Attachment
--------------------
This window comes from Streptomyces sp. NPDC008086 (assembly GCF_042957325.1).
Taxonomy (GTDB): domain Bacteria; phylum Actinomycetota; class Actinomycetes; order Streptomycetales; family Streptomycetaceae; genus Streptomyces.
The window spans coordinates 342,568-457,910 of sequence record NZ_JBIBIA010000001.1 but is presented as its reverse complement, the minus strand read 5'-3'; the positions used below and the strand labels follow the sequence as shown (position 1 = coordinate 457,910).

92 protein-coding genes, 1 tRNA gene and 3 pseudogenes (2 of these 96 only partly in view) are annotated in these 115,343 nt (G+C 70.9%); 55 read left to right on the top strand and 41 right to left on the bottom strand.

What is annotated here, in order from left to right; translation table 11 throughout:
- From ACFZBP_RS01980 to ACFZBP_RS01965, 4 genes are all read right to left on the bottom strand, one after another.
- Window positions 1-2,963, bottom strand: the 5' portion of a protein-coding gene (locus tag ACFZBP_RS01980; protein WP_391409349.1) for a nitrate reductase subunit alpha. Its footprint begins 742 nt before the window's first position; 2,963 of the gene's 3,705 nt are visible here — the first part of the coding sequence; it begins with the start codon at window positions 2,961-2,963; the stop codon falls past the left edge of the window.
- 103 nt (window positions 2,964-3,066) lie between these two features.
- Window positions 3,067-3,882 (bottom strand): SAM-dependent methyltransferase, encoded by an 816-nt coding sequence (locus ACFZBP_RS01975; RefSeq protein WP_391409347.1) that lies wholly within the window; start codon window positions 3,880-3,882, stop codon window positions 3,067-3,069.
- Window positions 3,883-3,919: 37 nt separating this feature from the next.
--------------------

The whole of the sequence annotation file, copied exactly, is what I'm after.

This window comes from Streptomyces sp. NPDC008086 (assembly GCF_042957325.1).
Taxonomy (GTDB): domain Bacteria; phylum Actinomycetota; class Actinomycetes; order Streptomycetales; family Streptomycetaceae; genus Streptomyces.
The window spans coordinates 342,568-457,910 of sequence record NZ_JBIBIA010000001.1 but is presented as its reverse complement, the minus strand read 5'-3'; the positions used below and the strand labels follow the sequence as shown (position 1 = coordinate 457,910).

92 protein-coding genes, 1 tRNA gene and 3 pseudogenes (2 of these 96 only partly in view) are annotated in these 115,343 nt (G+C 70.9%); 55 read left to right on the top strand and 41 right to left on the bottom strand.

What is annotated here, in order from left to right; translation table 11 throughout:
- From ACFZBP_RS01980 to ACFZBP_RS01965, 4 genes are all read right to left on the bottom strand, one after another.
- Window positions 1-2,963, bottom strand: the 5' portion of a protein-coding gene (locus tag ACFZBP_RS01980; protein WP_391409349.1) for a nitrate reductase subunit alpha. Its footprint begins 742 nt before the window's first position; 2,963 of the gene's 3,705 nt are visible here — the first part of the coding sequence; it begins with the start codon at window positions 2,961-2,963; the stop codon falls past the left edge of the window.
- 103 nt (window positions 2,964-3,066) lie between these two features.
- Window positions 3,067-3,882 (bottom strand): SAM-dependent methyltransferase, encoded by an 816-nt coding sequence (locus ACFZBP_RS01975; RefSeq protein WP_391409347.1) that lies wholly within the window; start codon window positions 3,880-3,882, stop codon window positions 3,067-3,069.
- Window positions 3,883-3,919: 37 nt separating this feature from the next.